Oh yeah, one more point on making cranberry sauce: I don’t know why but I love hearing the berries pop in the pot. I get a kick out of it. It’s the little things that count.
A new addition to the feast is a green bean casserole. It’s green beans with some sort of white sauce, topped with frizzled onions from the can. We got the idea from an episode of Unwrapped with Marc Summers.
Ugh! From the looks of this, I’d think Mr. Summers had some sort of acid flashback of Super Sloppy Double Dare when he mentioned this dish. I can see this stuff coming out of the big nose when looking for the red flag. No worries though. The casserole was tasty when done and we may make it again.
Another staple of my traditional Thanksgiving is the yams with the marshmallows on top. It’s the same kind Jon’s grandmother made on Garfield’s Thanksgiving. Lots of people make this for Thanksgiving so there’s not much to mention.
I will say this though; I totally totally wish that these marshmallows were of the Stay Puft brand. I’m a huge Ghostbusters fan and wish I could officially say that Stay Puft was part of my Thanksgiving.
Nobody steps on a church in my town, so now I will eat you for that!
Ok, this post is starting to drag on more than Indiana Jones and a truck, so I’ll skip the baked macaroni and get to the last thing: The Stuffing! I never actually made stuffing for Thanksgiving before. In the past I have eaten good stuffing, so I had an idea of what extras to put in it. I added chopped apples, onions, celery, sausage, gizzards, and Craisins. I was laughing insanely when mixing the extras while the townsfolk were trying to break down my front door while carrying pitchforks and torches in order to destroy my abomination of a creation. Luckily for me, they finally realized that it was Thanksgiving and made a beeline to the supermarket. Man, some people can be so touchy. Stovetop isn’t that bad!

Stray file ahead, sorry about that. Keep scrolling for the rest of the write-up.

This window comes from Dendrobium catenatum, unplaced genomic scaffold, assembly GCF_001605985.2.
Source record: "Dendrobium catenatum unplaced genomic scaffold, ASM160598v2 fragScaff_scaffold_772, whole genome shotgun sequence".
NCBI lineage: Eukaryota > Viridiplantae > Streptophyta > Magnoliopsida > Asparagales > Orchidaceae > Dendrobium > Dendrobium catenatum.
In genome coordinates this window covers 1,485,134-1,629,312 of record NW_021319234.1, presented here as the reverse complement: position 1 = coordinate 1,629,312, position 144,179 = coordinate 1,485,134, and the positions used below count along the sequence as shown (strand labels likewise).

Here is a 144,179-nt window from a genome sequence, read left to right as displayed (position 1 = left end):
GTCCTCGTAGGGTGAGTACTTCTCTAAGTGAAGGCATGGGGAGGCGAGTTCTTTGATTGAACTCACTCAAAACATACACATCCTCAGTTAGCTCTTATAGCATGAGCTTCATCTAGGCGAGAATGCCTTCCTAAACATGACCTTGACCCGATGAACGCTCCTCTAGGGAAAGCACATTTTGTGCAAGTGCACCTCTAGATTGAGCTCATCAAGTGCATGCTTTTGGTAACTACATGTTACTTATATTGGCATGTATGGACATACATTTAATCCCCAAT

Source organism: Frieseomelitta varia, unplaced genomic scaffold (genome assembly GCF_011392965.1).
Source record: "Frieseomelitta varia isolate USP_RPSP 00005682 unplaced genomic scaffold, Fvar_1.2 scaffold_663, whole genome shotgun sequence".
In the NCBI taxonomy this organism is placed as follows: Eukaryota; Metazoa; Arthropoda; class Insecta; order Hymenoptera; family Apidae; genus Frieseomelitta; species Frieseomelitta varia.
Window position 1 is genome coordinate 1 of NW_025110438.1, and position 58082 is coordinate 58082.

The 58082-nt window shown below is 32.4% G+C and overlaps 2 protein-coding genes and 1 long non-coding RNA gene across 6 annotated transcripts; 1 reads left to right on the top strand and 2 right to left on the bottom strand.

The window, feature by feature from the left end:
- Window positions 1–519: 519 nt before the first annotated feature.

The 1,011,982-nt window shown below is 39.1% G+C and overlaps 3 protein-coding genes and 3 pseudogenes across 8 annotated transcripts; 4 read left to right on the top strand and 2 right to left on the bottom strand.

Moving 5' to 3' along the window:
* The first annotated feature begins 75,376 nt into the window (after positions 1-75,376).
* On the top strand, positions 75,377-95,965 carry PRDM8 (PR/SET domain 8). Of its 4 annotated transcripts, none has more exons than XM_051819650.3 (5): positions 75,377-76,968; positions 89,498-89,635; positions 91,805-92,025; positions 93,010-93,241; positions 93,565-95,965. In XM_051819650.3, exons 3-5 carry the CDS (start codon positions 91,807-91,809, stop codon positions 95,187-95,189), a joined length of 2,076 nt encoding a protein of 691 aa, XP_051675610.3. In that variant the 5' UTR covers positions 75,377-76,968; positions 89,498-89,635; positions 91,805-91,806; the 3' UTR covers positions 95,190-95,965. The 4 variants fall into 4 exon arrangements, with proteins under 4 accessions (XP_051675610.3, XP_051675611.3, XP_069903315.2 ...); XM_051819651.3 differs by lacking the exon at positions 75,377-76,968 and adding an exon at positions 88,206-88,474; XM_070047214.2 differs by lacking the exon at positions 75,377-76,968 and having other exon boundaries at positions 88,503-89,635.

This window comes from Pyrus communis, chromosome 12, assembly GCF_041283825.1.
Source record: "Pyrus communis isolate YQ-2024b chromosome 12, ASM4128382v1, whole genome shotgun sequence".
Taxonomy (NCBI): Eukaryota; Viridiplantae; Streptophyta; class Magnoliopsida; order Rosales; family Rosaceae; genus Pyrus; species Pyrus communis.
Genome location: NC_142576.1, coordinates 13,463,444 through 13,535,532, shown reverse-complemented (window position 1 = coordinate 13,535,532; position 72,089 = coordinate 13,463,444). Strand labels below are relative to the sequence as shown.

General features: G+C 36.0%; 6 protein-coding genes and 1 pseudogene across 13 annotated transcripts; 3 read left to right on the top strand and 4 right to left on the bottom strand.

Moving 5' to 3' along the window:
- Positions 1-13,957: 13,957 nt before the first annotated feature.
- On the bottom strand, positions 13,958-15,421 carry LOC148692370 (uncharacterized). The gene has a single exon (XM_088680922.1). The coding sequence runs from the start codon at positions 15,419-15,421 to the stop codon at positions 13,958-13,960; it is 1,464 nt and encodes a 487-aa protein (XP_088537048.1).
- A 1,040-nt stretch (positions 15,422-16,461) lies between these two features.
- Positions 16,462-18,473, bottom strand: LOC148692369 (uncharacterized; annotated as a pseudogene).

This was my mix before I added the stuffing. It came out excellent.
Finally, the time to eat arrived. We put all the dishes together to take pictures of our dinner. For the most part, everything was perfect.
Our only mishap happened with the pie. We set the pie to cook in the oven, which should have took an hour. With that time, we went to the liquor store to buy some rose wine since we heard it went well with turkey (we also had Sam Adams). When we got back, there was a burnt smell in the air. I opened the oven and saw a black pie. There goes the dessert.
If our dinner was part of the show, Dinner Impossible, we would have failed miserably. We sat down to eat at 7:20pm EST. We would have been getting our heads kicked into the ground by an angry, hungry mob before we finished cooking. Good thing it was just my wife, son, and I. To tell the truth, I enjoyed it.
I’m used to going to a large family event for this holiday, but it didn’t work out this year. Still, I couldn’t imagine this Thanksgiving turning out any better than spending time and being thankful for my own family. Either that or I’m just a sentimental bitch.